The Shard, London To paraphrase one of the greatest smokers in the 20th Century, Winston Churchill "We shape our buildings. Buildings shape our society. And society shapes us". Though have you ever wondered why this is the case? Is it something to do with the price of cement? Or maybe it is something we can figure out in this one hour Channel Four documentary made in 2012.

Time Out Shortlist London

One time Carnaby Street rag-man, Irvine Sellar, plus a consortium from Qatar, have all invested in constructing one of the most talked about buildings in recent history. 'The Shard' is its name, and this program narrated by Steve McSomething, tells the tale about how this enormous project took shape.

What now follows is a brief run down of what this documentary is all about. 

  • Where is this building situated? Near Southward Cathedral, Borough market, Guys Hospital, and London Bridge train station.
  • What was their previously? Southwark Tower. It took fourteen months to dismantle, one floor at the time. 
  • What is the Shard? It is a 1,1016 feet tall building situated in London Bridge, making it the tallest building in Western Europe.
  • Who designed it? Italian architect, Renzo Piano, and British architect, Richard Rogers, both collaborated together on this project. Renzo past works include the Pompidou Centre in Paris. Whereas Richard works includes the Millennium Dome in London.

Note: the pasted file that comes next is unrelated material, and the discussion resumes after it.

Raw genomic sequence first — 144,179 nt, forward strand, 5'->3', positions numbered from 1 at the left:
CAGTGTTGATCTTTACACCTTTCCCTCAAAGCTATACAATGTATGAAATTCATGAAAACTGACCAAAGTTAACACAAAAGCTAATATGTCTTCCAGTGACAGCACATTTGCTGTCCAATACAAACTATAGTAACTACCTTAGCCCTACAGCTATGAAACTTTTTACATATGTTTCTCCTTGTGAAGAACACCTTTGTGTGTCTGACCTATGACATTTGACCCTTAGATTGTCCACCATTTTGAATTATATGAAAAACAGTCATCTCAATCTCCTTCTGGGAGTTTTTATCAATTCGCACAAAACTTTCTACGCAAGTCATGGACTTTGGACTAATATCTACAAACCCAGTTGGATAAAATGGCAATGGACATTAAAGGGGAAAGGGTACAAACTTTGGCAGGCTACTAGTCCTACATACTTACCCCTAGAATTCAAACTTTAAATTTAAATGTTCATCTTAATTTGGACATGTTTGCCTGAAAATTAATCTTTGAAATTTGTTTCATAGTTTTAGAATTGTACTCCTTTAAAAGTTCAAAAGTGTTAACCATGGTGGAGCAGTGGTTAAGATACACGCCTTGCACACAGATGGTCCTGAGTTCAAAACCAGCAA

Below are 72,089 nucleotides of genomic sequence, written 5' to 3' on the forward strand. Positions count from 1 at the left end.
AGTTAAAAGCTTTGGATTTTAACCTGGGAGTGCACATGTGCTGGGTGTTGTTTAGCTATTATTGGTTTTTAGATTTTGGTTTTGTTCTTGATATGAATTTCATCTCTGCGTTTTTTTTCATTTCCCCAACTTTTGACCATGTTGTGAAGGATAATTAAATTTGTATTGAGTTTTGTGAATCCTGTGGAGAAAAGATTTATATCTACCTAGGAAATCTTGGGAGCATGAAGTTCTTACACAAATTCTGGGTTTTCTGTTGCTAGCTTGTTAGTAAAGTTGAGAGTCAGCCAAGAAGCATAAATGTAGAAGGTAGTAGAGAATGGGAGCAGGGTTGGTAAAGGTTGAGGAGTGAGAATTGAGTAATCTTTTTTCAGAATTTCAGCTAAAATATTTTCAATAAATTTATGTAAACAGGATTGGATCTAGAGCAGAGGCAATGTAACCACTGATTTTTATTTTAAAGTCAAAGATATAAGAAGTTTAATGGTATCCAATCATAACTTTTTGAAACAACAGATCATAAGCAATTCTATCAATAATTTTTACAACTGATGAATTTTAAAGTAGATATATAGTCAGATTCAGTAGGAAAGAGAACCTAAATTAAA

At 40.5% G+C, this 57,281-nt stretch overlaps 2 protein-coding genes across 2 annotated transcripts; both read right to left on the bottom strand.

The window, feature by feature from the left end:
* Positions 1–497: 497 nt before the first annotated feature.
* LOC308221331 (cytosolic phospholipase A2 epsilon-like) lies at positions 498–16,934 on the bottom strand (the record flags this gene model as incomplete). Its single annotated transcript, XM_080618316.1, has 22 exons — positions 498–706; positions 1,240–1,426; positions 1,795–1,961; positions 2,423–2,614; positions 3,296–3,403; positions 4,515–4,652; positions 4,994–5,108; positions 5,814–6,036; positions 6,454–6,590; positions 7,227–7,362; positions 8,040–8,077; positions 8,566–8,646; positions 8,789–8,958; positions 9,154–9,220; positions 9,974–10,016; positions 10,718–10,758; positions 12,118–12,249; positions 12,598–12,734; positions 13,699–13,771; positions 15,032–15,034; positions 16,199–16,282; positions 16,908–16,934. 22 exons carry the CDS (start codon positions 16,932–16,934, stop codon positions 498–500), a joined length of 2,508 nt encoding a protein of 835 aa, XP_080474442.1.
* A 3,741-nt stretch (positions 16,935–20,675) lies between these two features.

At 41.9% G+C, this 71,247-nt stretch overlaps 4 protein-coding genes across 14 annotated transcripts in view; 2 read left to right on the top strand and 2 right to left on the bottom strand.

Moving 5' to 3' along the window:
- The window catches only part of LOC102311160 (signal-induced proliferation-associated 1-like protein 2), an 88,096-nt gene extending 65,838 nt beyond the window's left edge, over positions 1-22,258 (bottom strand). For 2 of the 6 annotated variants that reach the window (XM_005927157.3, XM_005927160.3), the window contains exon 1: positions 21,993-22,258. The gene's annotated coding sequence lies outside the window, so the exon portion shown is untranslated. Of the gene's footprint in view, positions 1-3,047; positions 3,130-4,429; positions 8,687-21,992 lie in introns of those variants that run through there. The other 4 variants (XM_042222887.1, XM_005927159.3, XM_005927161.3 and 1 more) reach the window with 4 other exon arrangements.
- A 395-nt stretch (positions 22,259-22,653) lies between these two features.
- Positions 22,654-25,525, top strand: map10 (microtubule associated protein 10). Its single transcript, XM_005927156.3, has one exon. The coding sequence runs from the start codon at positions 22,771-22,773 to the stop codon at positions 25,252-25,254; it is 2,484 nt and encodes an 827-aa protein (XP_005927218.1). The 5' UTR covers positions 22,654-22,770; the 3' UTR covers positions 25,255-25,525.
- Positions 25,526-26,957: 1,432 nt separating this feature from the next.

• What is the concept behind this structure? Aesthetically this building is like 'a shard of glass', whose spire-like form protrudes from the London skyline, recalling the church steeples featured in historic engravings.
  • What Is Inside The Shard?
    • The ground and the first floor is where the lobby is situated.
    • The 2nd floor to the 30th floor are for offices.
    • Floors 31 to 33 are a restaurant.
    • From floors 34 to 52 is the Shangri-La Hotel.
    • The 52 floor is the Spa.
    • Floors 53 to 65 are for residential apartments.
    • The 68th floor to the 72nd floor is the observation decks.
    • And the 73th floor to the 87th floor is the Spire.
  • How much did it cost to build? 1.5 billion pounds plus change.
  • Were there any problems in building this building? Many. Both seismic and weather conditions had to be constantly monitored though-out the project. A risky top down construction method was used for simultaneous development. The old foundations had to be blown-up using special techniques. An innovative crane was developed for lifting materials up to the higher floors. Plus abseilers, oil riggers, jump-lifts, and other alternate paraphernalia, were utilised for things be carried out properly.
  • Did any unforeseen forces interfere with any stage of development? Well, apart from a financial snafu at the beginning of this venture, a fox did penetrate the Shards structure, a water-dam broke, and a base jumper had somewhere to jump from.
  • How long did it take for this scheme to be completed in its entirety? The land was bought in 1998, and it should be up and running by tea time, 2012.
  • Now for any more information about this building, please check out the website, www.the-shard.com